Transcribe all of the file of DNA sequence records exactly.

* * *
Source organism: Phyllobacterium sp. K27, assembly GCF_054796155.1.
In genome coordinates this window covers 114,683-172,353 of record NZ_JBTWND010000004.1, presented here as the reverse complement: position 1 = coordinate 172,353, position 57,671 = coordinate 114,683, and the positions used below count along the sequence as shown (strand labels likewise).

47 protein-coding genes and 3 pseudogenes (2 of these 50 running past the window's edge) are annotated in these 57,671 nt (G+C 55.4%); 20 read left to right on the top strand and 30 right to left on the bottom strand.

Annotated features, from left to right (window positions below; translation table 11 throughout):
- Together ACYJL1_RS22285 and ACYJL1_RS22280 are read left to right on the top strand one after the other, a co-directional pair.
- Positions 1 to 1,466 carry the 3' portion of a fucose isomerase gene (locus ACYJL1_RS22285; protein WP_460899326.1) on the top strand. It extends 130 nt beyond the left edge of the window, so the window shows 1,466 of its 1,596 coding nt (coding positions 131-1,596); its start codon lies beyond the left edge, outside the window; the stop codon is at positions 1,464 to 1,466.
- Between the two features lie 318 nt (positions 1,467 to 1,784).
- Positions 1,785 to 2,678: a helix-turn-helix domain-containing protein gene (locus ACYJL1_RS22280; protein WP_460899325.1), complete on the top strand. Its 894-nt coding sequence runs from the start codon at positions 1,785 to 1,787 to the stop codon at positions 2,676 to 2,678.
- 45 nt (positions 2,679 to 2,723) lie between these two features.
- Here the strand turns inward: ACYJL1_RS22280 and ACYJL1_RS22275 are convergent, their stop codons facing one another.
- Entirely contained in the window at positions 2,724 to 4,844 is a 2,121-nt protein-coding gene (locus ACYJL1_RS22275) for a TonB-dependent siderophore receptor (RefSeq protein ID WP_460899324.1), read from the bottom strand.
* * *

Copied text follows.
Source organism: Phyllobacterium sp. K27, assembly GCF_054796155.1.
In genome coordinates this window covers 114,683-172,353 of record NZ_JBTWND010000004.1, presented here as the reverse complement: position 1 = coordinate 172,353, position 57,671 = coordinate 114,683, and the positions used below count along the sequence as shown (strand labels likewise).

47 protein-coding genes and 3 pseudogenes (2 of these 50 running past the window's edge) are annotated in these 57,671 nt (G+C 55.4%); 20 read left to right on the top strand and 30 right to left on the bottom strand.

Annotated features, from left to right (window positions below; translation table 11 throughout):
- Together ACYJL1_RS22285 and ACYJL1_RS22280 are read left to right on the top strand one after the other, a co-directional pair.
- Positions 1 to 1,466 carry the 3' portion of a fucose isomerase gene (locus ACYJL1_RS22285; protein WP_460899326.1) on the top strand. It extends 130 nt beyond the left edge of the window, so the window shows 1,466 of its 1,596 coding nt (coding positions 131-1,596); its start codon lies beyond the left edge, outside the window; the stop codon is at positions 1,464 to 1,466.
- Between the two features lie 318 nt (positions 1,467 to 1,784).
- Positions 1,785 to 2,678: a helix-turn-helix domain-containing protein gene (locus ACYJL1_RS22280; protein WP_460899325.1), complete on the top strand. Its 894-nt coding sequence runs from the start codon at positions 1,785 to 1,787 to the stop codon at positions 2,676 to 2,678.
- 45 nt (positions 2,679 to 2,723) lie between these two features.
- Here the strand turns inward: ACYJL1_RS22280 and ACYJL1_RS22275 are convergent, their stop codons facing one another.
- Entirely contained in the window at positions 2,724 to 4,844 is a 2,121-nt protein-coding gene (locus ACYJL1_RS22275) for a TonB-dependent siderophore receptor (RefSeq protein ID WP_460899324.1), read from the bottom strand.